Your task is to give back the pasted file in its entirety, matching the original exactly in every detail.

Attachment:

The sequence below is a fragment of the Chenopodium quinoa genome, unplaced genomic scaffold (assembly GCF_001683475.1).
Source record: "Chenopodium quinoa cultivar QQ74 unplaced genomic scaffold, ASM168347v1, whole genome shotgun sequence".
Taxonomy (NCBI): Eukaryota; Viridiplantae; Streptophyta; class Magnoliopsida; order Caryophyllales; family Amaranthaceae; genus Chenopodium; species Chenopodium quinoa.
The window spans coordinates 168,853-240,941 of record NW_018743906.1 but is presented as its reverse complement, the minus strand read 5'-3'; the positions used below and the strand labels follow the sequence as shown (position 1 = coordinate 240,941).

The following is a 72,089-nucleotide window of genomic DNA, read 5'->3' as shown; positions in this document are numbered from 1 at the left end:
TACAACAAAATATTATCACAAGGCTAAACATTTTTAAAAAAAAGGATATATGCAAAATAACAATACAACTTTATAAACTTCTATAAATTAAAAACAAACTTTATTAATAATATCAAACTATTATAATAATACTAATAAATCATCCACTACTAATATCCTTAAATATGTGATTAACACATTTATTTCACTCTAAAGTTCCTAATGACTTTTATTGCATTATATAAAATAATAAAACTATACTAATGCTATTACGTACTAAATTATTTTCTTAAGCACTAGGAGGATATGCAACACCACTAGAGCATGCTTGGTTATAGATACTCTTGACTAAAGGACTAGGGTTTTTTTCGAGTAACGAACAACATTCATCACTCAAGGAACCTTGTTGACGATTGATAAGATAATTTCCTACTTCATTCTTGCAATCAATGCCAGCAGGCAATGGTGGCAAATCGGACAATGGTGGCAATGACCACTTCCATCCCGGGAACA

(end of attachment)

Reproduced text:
The sequence below is a fragment of the Chenopodium quinoa genome, unplaced genomic scaffold (assembly GCF_001683475.1).
Source record: "Chenopodium quinoa cultivar QQ74 unplaced genomic scaffold, ASM168347v1, whole genome shotgun sequence".
Taxonomy (NCBI): Eukaryota; Viridiplantae; Streptophyta; class Magnoliopsida; order Caryophyllales; family Amaranthaceae; genus Chenopodium; species Chenopodium quinoa.
The window spans coordinates 168,853-240,941 of record NW_018743906.1 but is presented as its reverse complement, the minus strand read 5'-3'; the positions used below and the strand labels follow the sequence as shown (position 1 = coordinate 240,941).

The following is a 72,089-nucleotide window of genomic DNA, read 5'->3' as shown; positions in this document are numbered from 1 at the left end:
TACAACAAAATATTATCACAAGGCTAAACATTTTTAAAAAAAAGGATATATGCAAAATAACAATACAACTTTATAAACTTCTATAAATTAAAAACAAACTTTATTAATAATATCAAACTATTATAATAATACTAATAAATCATCCACTACTAATATCCTTAAATATGTGATTAACACATTTATTTCACTCTAAAGTTCCTAATGACTTTTATTGCATTATATAAAATAATAAAACTATACTAATGCTATTACGTACTAAATTATTTTCTTAAGCACTAGGAGGATATGCAACACCACTAGAGCATGCTTGGTTATAGATACTCTTGACTAAAGGACTAGGGTTTTTTTCGAGTAACGAACAACATTCATCACTCAAGGAACCTTGTTGACGATTGATAAGATAATTTCCTACTTCATTCTTGCAATCAATGCCAGCAGGCAATGGTGGCAAATCGGACAATGGTGGCAATGACCACTTCCATCCCGGGAACA